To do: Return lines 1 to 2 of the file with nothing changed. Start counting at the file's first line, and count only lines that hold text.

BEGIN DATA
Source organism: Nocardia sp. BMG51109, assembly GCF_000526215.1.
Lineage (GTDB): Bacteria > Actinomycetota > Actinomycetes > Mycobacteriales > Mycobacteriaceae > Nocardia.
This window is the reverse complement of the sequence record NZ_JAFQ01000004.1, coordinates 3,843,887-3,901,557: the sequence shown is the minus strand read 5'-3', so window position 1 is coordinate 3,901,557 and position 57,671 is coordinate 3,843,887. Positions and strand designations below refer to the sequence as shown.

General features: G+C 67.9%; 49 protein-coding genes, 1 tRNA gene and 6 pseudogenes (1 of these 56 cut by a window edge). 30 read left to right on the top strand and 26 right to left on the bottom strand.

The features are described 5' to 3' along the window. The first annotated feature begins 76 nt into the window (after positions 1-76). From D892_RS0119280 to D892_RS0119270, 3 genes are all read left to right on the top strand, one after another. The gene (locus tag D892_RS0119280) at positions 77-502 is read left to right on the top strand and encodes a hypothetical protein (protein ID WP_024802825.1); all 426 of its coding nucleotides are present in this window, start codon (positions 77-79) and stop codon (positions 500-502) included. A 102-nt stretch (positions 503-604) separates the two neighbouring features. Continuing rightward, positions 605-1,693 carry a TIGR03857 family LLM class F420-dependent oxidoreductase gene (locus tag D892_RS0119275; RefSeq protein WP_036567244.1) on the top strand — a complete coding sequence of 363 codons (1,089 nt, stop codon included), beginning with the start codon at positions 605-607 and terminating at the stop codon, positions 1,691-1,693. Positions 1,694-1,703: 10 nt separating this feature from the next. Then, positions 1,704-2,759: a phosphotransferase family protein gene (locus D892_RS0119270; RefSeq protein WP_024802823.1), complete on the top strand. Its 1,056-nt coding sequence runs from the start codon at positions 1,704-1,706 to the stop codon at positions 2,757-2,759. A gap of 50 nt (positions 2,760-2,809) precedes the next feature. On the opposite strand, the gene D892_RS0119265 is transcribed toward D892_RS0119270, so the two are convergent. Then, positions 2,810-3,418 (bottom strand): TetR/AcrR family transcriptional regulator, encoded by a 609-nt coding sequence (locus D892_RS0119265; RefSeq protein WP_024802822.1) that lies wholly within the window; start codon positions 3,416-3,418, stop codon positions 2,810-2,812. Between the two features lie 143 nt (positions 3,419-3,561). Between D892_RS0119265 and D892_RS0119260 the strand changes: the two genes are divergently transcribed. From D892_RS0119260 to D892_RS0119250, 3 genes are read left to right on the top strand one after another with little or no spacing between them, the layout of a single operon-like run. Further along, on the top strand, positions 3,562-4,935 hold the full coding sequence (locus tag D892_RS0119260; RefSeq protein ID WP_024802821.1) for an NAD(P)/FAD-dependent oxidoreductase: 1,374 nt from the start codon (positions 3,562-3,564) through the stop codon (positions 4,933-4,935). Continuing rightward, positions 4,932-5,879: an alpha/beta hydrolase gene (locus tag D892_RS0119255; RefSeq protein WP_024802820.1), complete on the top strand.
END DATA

Source organism: Nocardia sp. BMG51109, assembly GCF_000526215.1.
Lineage (GTDB): Bacteria > Actinomycetota > Actinomycetes > Mycobacteriales > Mycobacteriaceae > Nocardia.